I heaved a sad sigh listening to him. It wasn't the first call I was getting from shaky friends around the same age: thinking about changing jobs or changing countries. All the time thinking about some change and doing so much to distract from the uncertainty in between, filling it with new hobbies, joining clubs, buying property, getting married, finding religion. Have you experienced a mild earthquake? I have, in a Jakarta skyscraper. There was a tremble so slight I dismissed it for dizziness until I looked into someone’s eyes and realized that they felt it too. From age 27 I started to sense a subtle tremble of self-doubt and when I looked up I realized I wasn’t alone.

Because at age 25 with a couple years in the workforce under our belt, we start to get a glimmer of post-academic reality. When we look up, there are no longer only stars reflected in our eyes, but the faint beginnings of a ceiling. We shake it off at first, convinced that there is no limit to our dreams, and continue as we always had in university - industrious and practical in our own cute way. "If I can ace A, then B will be possible. Once I get B, C is totally doable."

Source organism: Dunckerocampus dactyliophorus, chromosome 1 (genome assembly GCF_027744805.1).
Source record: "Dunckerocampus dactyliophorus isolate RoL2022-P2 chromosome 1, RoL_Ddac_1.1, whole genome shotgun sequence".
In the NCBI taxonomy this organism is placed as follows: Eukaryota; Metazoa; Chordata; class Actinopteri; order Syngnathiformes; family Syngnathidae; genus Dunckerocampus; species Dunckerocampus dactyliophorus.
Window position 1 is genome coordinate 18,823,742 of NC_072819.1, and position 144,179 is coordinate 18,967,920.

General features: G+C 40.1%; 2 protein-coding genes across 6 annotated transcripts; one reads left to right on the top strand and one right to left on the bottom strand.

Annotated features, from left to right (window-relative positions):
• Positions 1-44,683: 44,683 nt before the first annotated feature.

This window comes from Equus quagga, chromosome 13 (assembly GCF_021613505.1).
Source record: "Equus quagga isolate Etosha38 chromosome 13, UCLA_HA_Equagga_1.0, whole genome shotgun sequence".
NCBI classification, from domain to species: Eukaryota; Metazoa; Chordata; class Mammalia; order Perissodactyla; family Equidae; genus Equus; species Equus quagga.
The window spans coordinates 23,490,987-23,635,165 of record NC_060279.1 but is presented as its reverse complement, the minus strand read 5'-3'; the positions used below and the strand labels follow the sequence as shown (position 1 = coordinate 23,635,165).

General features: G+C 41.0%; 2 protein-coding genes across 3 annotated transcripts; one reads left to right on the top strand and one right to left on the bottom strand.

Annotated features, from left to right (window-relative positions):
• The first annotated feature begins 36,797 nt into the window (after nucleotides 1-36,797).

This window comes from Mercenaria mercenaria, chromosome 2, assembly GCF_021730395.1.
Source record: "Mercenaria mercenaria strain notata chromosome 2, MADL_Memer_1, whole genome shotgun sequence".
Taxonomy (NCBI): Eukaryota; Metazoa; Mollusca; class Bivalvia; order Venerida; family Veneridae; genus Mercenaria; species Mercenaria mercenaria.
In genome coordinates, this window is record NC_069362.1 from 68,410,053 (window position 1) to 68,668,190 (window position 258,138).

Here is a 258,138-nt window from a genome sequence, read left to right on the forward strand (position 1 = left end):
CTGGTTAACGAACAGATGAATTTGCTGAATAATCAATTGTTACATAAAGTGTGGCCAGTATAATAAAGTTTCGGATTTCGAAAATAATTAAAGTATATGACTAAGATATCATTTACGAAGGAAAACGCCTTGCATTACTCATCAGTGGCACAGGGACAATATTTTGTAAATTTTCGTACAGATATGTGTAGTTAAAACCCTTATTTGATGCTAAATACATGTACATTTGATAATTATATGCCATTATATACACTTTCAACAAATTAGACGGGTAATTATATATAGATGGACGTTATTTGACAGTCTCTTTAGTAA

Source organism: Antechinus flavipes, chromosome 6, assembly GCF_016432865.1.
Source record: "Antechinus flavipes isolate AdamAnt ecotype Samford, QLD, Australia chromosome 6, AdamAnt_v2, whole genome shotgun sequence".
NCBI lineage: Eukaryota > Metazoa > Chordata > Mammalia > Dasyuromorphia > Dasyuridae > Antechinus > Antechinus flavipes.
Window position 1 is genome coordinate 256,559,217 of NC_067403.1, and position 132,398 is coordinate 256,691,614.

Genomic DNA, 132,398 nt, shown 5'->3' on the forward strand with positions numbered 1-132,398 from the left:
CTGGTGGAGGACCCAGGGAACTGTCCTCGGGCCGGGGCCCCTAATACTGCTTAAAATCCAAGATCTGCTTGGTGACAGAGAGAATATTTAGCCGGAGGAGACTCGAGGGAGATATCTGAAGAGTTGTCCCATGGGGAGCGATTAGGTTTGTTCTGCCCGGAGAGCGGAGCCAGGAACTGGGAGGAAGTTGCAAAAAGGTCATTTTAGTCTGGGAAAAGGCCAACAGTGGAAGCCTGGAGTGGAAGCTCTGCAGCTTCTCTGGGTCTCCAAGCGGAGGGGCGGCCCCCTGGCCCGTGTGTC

But the real world isn't like university, a series of predictable tests and results that cyclone in any direction you will it (imagine King Triton fist pumping evil away). At some point we realize that while school, where we spend 20 years of our lives, was set up for us to succeed, life is not and the rope between your ambition and your capacity to get shit done begins to rot.

It’s probably why everyone around me has taken up half marathons. “You think I’m old? Watch me run 21 km!” A collective Fuck You to the crocodile.